The Riverside neighborhood borders Eastern Avenue to the south, Gerrard Street East to the north, the Don River to the west and Empire Avenue to the east. Click to book your Toronto tour.
Attractions and CultureStanding prominently on the busy Queen Street East, the Opera House is perhaps the most popular attraction in Riverside. Originally built in the early 20th century during the height of the vaudeville era, this venue hosts music concerts and other shows all year long. Having approximately 12,000 sq feet of floor space with some classic balcony-style seating, the Opera House combines vintage styling with modern flair. Some of the world's best-selling music artists have performed on the center stage, which is surrounded by a proscenium-type arch with intricate decor. In its early years, this premium entertainment venue took on several names, including the Acropolis and Dundas. Guests can also enjoy delicious food at the on-site grill, which has a seasonal patio. The signature Shaggy Burger has been voted as one of the best burgers in the city. Speaking of savory food, Riverside has dozens of other great dining options, especially on Queen, Dundas and Gerrard streets. For example, Lady Marmalade serves gourmet plates with global inspirations. Other popular dining establishments in the vibrant district include Descendant Detroit Style Pizza and Te Aro. In terms of architectural and cultural importance, the Ralph Thoronto Community Centre is ranked high by residents of this neighborhood. Designed in the neoclassical style by Edward James Lennox in the early 20th century, this building hosts various educational programs for children and adults. Built in the 1890s, The Broadview Hotel is another historic landmark in this well-established neighborhood. Centrally located in Riverside, the Jimmie Simpson Park has ball fields, tennis courts, basketball courts and outdoor hockey rinks. The indoor Jimmie Simpson Recreation Centre includes an indoor pool and multiple gymnasiums for various sports, including basketball and volleyball. The urban park is bound by bending rail tracks that run through the heart of the dense community. Some other small green spaces in the neighborhood include Joel Weeks Park, Thomas Street Parkette and Bruce Mackey Park and Gerrard Carlaw Parkette. Click to book your Toronto tour. If you'd like to admire the natural flow of the Don River, you can get on the short bridges that carry traffic on Queen, Dundas and Gerrard streets. The scenic Lower Don River Trail runs along the western bank of the river. The elevated bridges also offer great views of the downtown Toronto skyline.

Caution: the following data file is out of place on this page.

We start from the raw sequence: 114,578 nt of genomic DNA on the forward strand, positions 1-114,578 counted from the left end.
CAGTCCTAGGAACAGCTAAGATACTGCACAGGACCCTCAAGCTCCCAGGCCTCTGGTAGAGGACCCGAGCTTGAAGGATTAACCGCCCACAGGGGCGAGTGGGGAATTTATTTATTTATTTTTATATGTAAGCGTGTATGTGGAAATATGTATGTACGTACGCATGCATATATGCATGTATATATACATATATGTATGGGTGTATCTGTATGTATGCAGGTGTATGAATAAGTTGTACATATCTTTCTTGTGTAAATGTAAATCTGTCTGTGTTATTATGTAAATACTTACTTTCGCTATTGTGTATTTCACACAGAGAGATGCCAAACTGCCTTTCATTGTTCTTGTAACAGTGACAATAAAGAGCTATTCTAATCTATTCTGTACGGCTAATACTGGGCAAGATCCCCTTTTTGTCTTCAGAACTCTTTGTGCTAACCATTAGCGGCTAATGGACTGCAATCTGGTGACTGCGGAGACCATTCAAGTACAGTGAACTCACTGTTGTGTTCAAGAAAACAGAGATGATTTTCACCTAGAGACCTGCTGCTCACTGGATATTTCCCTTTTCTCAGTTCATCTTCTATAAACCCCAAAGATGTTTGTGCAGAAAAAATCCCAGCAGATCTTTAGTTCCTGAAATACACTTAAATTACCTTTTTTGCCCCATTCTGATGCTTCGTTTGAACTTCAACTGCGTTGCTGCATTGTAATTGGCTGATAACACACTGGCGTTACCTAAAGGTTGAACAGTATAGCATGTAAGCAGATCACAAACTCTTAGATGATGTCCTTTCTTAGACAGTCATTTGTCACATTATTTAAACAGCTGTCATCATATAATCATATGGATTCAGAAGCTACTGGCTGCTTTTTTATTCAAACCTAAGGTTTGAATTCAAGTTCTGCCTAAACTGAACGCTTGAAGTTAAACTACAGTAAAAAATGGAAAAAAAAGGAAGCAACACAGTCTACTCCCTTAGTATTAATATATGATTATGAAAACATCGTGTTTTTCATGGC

Visiting RiversideRiverside's west side is fully bound by the Don River, which empties into Lake Ontario just a few blocks to the south. Named after this meandering body of water, the Don Valley Parkway runs along the western edge of the district. Running northbound and southbound, this major parkway links the community with East York, Greektown and other northern zones within the limits of Toronto. Riverside's northern border is marked by Gerrard Street East, which has rail tracks for the TTC 506 streetcar during the day. This express service is known as the 306 route at night. The 508 streetcar runs along Dundas Street East, which roughly cuts through the central part of the district. Additionally, the 501 and 503 streetcars stop at various points along Queen Street East, a historic thoroughfare in the neighborhood's southern end. Due to the frequent streetcar service, this small community has limited bus service. A one-way streetcar ride between this dense district and downtown Toronto normally takes less than 10 minutes. Click here to visit Riverside Toronto website.
By: Denise Marie
Published On: 2019-11-07
Updated On: 2019-11-07
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